Screenshot from crypto rap battle

Reid Hoffman’s New ‘Hamilton’-Inspired Crypto Rap Video Is Straight Fire

Brady Dale
Sep 5, 2019 at 13:00 UTC
Updated Sep 5, 2019 at 13:24 UTC
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“I myself hold bitcoin,” Reid Hoffman, a co-founder of LinkedIn and a member of the PayPal Mafia, told CoinDesk as he described his reasons for releasing a new hip-hop video about central banks competing against cryptocurrency.

Hoffman’s interest in bitcoin goes back years, yet it would be a mistake to lump him in with the burn-traditional-banking-down school of long-time evangelists.

“I am a pro-government and well-run society guy,” he said, and yet Hoffman – a partner at VC firm Greylock – also believes a small handful of global cryptocurrencies will arise, inevitably, because they will enable things the world wants and needs.

“So that’s why I have this, to elevate the discourse,” he told CoinDesk.

The video is a small offering to the online discussion about the future of money in a much catchier format than we usually see. It pits actor-rappers playing Alexander Hamilton (the U.S. Founding Father and first Secretary of the Treasury) against Satoshi Nakamoto (the person (or group) that released the code that powers bitcoin).

HODL rhymes

Hoffman was inspired to make the video by watching the musical “Hamilton.”

He wanted to borrow the didactic rap format to improve the dialogue around an important topic and felt that the fight between traditional banking and decentralized capital made sense.

It’s an approach that will be familiar to fans of the YouTube channel Epic Rap Battles of History (ERB), the two main characters go back and forth rhyming out key points supporting each side and taking down the other.

“As if banks these days still help people make money,” the emcee playing Nakamoto, YouTuber Timothy DeLaGhetto, spits in response to the necessity of banking. “The interest in crypto’s on rapid ascent. What’s your current interest? Like half a percent?”

But the pro-banking side can give as good as it gets.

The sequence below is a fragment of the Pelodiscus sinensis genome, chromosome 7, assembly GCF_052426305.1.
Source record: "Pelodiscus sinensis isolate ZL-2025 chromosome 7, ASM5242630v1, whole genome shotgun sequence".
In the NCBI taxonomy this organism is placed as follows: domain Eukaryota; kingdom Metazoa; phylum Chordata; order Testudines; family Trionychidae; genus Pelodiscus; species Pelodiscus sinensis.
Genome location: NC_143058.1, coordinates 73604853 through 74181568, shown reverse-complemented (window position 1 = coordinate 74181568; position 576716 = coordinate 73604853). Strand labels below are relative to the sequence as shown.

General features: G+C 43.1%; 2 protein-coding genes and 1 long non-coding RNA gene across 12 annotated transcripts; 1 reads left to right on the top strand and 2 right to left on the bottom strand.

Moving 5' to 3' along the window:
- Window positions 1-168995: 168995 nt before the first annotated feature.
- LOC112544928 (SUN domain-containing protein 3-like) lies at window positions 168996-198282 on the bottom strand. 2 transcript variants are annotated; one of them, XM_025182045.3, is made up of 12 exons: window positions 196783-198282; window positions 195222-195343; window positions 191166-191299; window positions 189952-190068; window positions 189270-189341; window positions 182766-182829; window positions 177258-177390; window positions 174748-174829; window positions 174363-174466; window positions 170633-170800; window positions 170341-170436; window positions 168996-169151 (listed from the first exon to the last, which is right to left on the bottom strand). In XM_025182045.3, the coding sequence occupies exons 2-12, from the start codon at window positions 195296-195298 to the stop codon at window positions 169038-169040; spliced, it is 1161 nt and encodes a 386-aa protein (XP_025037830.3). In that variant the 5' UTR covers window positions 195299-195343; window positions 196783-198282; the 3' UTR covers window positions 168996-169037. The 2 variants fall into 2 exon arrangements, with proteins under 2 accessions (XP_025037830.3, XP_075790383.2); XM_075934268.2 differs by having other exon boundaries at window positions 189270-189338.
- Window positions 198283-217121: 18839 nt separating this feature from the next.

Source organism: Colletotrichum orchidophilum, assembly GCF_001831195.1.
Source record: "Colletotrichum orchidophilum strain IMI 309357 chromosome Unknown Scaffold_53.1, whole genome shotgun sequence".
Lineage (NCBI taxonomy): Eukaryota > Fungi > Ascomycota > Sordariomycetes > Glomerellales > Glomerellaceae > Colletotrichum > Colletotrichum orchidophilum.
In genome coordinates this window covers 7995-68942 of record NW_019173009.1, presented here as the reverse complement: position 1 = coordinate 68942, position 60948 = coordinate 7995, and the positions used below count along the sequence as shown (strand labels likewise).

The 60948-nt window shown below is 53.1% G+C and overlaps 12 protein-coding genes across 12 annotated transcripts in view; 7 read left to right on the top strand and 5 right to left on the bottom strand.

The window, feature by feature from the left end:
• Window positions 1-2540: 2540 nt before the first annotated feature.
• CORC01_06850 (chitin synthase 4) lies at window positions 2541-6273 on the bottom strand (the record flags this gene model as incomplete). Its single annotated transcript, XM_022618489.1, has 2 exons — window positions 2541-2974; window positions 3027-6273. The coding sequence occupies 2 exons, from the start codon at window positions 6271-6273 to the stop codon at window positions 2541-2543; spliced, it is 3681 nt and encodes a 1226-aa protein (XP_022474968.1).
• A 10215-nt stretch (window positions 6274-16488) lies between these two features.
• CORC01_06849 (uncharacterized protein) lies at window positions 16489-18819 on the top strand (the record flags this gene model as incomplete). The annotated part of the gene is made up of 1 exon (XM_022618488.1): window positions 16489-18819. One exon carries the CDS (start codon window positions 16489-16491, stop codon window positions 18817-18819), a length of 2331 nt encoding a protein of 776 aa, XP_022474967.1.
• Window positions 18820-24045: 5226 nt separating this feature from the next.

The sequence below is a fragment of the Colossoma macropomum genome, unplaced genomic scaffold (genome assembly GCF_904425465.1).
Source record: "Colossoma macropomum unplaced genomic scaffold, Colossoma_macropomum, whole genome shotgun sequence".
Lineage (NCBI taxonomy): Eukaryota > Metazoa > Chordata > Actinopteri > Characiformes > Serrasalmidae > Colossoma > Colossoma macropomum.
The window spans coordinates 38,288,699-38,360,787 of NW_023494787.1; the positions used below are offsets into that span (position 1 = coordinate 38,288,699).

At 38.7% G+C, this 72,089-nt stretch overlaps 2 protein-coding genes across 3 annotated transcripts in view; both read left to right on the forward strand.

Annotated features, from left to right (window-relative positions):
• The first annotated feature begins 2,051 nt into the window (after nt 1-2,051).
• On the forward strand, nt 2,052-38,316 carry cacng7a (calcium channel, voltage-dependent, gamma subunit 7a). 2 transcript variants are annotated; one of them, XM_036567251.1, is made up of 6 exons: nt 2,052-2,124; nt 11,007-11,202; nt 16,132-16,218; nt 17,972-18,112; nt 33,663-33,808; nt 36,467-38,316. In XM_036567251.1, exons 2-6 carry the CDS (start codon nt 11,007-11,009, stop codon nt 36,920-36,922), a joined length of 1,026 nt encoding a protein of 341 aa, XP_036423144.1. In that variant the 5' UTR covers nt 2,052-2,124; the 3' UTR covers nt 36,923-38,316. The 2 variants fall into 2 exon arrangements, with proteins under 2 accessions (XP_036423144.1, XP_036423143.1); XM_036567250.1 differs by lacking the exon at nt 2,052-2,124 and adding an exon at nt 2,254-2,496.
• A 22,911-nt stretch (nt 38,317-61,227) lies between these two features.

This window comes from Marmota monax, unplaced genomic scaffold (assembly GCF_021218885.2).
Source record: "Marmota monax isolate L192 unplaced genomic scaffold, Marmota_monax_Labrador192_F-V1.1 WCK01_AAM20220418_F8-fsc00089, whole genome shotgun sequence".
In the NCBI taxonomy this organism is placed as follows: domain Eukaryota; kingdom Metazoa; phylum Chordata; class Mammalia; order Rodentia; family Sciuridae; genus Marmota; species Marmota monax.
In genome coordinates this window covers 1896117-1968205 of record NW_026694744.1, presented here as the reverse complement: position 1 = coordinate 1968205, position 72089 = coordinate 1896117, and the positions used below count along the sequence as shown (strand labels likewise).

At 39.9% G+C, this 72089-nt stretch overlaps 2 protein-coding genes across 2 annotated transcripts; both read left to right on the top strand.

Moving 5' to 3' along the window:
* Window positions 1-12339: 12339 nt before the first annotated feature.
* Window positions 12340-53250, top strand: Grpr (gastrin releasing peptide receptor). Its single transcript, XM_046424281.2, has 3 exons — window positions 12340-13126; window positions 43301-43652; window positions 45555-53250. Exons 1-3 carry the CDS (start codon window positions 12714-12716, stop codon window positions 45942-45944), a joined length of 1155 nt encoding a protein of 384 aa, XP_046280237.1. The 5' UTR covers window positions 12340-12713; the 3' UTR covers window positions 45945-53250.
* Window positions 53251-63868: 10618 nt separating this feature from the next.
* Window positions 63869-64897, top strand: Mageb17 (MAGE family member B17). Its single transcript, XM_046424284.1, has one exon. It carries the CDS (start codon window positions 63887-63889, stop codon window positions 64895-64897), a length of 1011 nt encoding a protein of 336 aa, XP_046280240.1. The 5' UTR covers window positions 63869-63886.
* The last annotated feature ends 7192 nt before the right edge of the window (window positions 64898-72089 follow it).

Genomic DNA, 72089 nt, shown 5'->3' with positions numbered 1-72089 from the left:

Epic Rap Battles member EpicLloyd plays Hamilton, with objections to crypto such as, “Untraceable money, wow, so clever. One typo in your address and it’s gone forever.”

Just in case readers aren’t familiar with this particular genre, consider checking out Gandhi vs. Martin Luther King, Rasputin vs. Stalin and (this reporter’s all time favorite) Eastern Philosophers vs. Western Philosophers.

And indeed this isn’t the first time that someone has borrowed the format to make an economic argument. In 2010, economist Russ Roberts teamed up with the group Emergent Order to do a video called “Fear the Boom and Bust” about the economics of contemporaries John Maynard Keynes and (crypto favorite) Friedrich Hayek.

Which side are you on?

With regard to this entry in the cannon of historical hip-hop, it’s hard not to view the video as pro-crypto.

The video is littered with cameos from the industry’s Illuminati, such as Charlie Lee, creator of Litecoin; Zooko Wilcox-O’Hearn, co-founder of Zcash, Lily Liu, co-founder of Earn.com; Elena Nadolinski, founder of Beanstock; Wences Casares, CEO of Xapo; Ben Davenport, co-founder of BitGo and many, many others.

If people say that the video is really just an argument for cryptocurrency, Hoffmann says, “I think I am OK with them saying that.” But he continued:

“I do think it’s good for the world to have one or more cryptocurrencies, and I think one more of those will be bitcoin or a derivative of it. I think that’s a good thing.”

Since his early days in technology, he saw companies come along that helped society work in new and better ways. For example, at PayPal, he saw individuals empowered to accept payments, which paved the way for millions of small businesses.

He saw bitcoin as a chance to offer similar new benefits, such as in emerging markets. He said he thought at the time, “This could be super important toward helping build society the way it should be.”

But really the underlying message of the video is not so much crypto replacing the banking system, but how the conversation can evolve so that both institutions advance in a way the improves more lives.

Hoffman concluded:

“What you are really doing is a design goal of how you evolve crypto networks and how you evolve banking systems, so that both are a part of a well-ordered society.”

Screenshot via YouTube / Rhyme Combinator

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